Tuesday, May 30, 2006

New stories from the Vatican Exhibit

Yesterday we (that is Electroblogster, Gus, Terri, Bernie and I) went for a last peek at the Vatican Exhibit. We were lucky enough to arrange to meet up with a friend of Grandma's who is an amazing tour guide. We spent three hours in there and we didn't even look at a whole bunch of stuff. She told us several stories about St. Gregory the Great.
Once there was a great famine in Rome, equal in destructive powers to the Black Plague that one raged over Europe. The newly elected St. Gregory begged God for mercy and to stop the famine. So the whole town did penance and after a time they all met around Hadrian's tomb. Then every single one of the many, many people gathered there saw an angel on top of the tomb, holding a fiery sword, then as everyone watched he sheathed his sword and everyone took it as a sign from God that there prayers were answered. The tomb was renamed The Castle of Angels.
Then there was the pantocrater, an icon with Jesus seated in the middle and Sts. Peter and Paul on either side of him. Jesus is clothed in red, divinity, with a blue(symbolizing humanity) mantle over, showing that he took on humanity over his divintity. He is holding a book on which are two bible verses,
I am the light of the world
Take and eat, this is my body
These are a very unusual combination, but also a pretty neat one.
The first is the Liturgy of the Word the second the Liturgy of the Eucharist, this is the same combination as in the Holy Mass.
Then it was on to probably my favorite part of the Exhibit, The Mandylion. Although there are many legends about the Mandylion there is one which isn't a legend which is a really cool story.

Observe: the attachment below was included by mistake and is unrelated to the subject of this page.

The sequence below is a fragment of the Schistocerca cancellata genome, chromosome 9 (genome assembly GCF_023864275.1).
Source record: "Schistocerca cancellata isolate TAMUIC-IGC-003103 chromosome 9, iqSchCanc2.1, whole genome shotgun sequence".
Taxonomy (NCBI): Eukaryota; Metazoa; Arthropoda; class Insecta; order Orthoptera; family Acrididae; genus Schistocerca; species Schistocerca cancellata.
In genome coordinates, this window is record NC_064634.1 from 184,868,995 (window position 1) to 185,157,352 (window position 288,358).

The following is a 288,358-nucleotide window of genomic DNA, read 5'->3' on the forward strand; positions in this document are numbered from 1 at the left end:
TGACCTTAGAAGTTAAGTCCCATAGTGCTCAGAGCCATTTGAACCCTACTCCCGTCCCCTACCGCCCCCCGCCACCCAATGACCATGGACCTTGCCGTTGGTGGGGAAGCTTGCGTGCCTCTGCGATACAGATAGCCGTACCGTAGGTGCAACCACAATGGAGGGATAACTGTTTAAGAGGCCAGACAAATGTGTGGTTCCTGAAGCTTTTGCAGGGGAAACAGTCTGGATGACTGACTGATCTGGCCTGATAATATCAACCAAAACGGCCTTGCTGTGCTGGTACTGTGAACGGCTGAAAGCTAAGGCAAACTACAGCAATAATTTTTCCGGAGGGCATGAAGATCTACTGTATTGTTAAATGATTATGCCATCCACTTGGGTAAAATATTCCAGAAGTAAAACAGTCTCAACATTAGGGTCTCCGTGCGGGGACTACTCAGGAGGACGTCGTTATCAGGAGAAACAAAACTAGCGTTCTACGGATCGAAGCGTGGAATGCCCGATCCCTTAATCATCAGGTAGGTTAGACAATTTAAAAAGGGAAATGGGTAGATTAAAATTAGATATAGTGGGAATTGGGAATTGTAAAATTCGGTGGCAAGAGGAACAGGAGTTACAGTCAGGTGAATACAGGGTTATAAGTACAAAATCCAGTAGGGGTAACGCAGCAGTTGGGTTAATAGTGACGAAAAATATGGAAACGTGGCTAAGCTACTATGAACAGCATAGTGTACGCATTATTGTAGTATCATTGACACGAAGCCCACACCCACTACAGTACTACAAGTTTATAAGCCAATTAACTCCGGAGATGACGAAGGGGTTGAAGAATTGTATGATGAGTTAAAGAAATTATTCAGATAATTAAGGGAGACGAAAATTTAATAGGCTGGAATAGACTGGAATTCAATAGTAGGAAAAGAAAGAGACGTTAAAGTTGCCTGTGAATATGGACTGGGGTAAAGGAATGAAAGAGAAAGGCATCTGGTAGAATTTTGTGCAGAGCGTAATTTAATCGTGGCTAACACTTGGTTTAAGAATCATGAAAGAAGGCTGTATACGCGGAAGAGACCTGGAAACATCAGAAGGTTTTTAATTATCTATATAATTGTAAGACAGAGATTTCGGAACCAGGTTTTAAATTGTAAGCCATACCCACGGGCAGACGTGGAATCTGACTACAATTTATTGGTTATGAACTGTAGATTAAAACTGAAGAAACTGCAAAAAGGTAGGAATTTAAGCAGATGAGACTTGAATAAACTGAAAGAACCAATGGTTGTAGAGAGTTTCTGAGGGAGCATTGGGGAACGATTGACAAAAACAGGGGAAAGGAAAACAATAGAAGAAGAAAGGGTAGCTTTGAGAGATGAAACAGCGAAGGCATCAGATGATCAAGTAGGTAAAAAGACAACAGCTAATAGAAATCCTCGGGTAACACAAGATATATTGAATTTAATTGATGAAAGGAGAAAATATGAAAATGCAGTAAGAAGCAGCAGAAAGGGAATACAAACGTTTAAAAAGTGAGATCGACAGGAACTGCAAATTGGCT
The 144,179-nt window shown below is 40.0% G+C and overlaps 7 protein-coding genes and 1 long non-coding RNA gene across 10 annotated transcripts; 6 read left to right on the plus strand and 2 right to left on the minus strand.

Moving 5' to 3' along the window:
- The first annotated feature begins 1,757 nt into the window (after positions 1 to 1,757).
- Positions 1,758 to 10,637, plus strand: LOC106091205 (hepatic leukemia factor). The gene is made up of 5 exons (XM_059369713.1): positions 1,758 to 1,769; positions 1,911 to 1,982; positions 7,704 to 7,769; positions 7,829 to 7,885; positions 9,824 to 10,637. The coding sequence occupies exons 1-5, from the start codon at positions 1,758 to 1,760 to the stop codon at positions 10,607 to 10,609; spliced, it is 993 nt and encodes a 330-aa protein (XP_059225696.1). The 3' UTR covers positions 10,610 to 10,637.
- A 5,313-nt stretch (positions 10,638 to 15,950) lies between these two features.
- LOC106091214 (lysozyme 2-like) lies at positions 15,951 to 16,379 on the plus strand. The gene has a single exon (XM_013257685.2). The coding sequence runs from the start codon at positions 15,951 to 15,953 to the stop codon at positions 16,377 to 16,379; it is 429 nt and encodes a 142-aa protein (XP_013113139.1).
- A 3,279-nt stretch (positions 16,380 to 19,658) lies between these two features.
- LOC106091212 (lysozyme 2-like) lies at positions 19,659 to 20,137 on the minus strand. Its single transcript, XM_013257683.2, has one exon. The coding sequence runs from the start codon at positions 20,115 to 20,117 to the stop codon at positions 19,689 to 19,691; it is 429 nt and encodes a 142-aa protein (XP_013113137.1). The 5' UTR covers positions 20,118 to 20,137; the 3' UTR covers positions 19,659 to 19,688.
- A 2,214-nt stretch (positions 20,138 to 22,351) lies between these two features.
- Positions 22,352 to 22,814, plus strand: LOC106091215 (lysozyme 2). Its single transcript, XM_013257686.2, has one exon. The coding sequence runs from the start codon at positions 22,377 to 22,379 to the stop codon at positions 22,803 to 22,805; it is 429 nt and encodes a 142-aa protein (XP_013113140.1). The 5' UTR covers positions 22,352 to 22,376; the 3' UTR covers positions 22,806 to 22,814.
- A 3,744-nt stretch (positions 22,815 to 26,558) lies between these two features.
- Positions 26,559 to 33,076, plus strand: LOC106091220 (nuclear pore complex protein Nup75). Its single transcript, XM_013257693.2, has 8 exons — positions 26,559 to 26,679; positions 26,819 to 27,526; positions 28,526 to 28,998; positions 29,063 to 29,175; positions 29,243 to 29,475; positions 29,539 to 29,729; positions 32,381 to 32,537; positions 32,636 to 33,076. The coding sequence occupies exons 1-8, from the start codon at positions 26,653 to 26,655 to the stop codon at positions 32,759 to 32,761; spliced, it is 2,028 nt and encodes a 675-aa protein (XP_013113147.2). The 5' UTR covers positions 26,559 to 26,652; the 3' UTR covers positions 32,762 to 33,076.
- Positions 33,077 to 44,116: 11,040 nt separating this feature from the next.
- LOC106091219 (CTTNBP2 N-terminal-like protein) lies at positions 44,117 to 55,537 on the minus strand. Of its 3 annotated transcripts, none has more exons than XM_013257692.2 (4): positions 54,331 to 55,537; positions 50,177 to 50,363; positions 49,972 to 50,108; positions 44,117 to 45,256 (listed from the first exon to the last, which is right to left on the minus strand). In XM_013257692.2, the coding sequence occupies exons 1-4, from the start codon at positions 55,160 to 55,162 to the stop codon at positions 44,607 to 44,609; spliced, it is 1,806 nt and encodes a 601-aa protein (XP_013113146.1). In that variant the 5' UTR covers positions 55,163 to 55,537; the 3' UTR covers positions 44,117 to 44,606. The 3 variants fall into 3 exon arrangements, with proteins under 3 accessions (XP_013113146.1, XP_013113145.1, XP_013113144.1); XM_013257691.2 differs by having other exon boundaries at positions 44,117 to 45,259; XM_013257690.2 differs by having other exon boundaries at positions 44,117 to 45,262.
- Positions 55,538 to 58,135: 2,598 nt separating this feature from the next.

The one they have at the exhibit is only a copy of the original which was kept folded most of the time but when unfolded was a full bodied picture of Jesus. Now a copy was made, this Mandylion, The Mandylion of Edessa, and several copies were made of it, then the original disapeared. A long time later they discovered The Shoud of Turin, many chemical tests were run on it, pollen was found on it from all the places the original Mandylion was known to have been. Carbon dating tests were run on it, those were less encouraging, they said that this cloth was over 1000 years younger than it should be, but later it was discovered that carbon dating tests are off 1000 to 1500 years off if a certain kind of bacteria is on the cloth, that bacteria was found on the Shroud of Turin. The Shroud is fading, due to many pictures taken of it, but we can see the face still in the Mandylion, or in Veronica's veil, the beautiful faces are identical.
The Mandylion's frame, though quite impressive studded with gems galore is nothing compared to the actual painting. One more thing is really cool, whatever direction you are looking from He is looking at you.

I am running out of time so I am only going to post one more story, that of St. Stanislaw. He was the Archbishop of Cracow, and consequently of Poland. Now the king of Poland at that time was a really bad king, so after repeated warnings to stop his evil ways and the kings persistent wickedness St. Stanislaw excommunicated him. The king ignored it and one day decided to go to Mass at the cathedral. St. Stanislaw saw him there and told him to leave, the king refused, St. Stanislaw stopped the Mass. The king, being just a bit hasty, went up to the altar grabbed the bishop by the neck and strangled him. Then he had to run away from the wrath of the people. He fled to a monastary where he did penance for his sin, and had such a change of heart that after his death he was declared a Blessed. Now that is a really cool story.

Well I have spent enough time on the computer but expect another post from Gus shortly.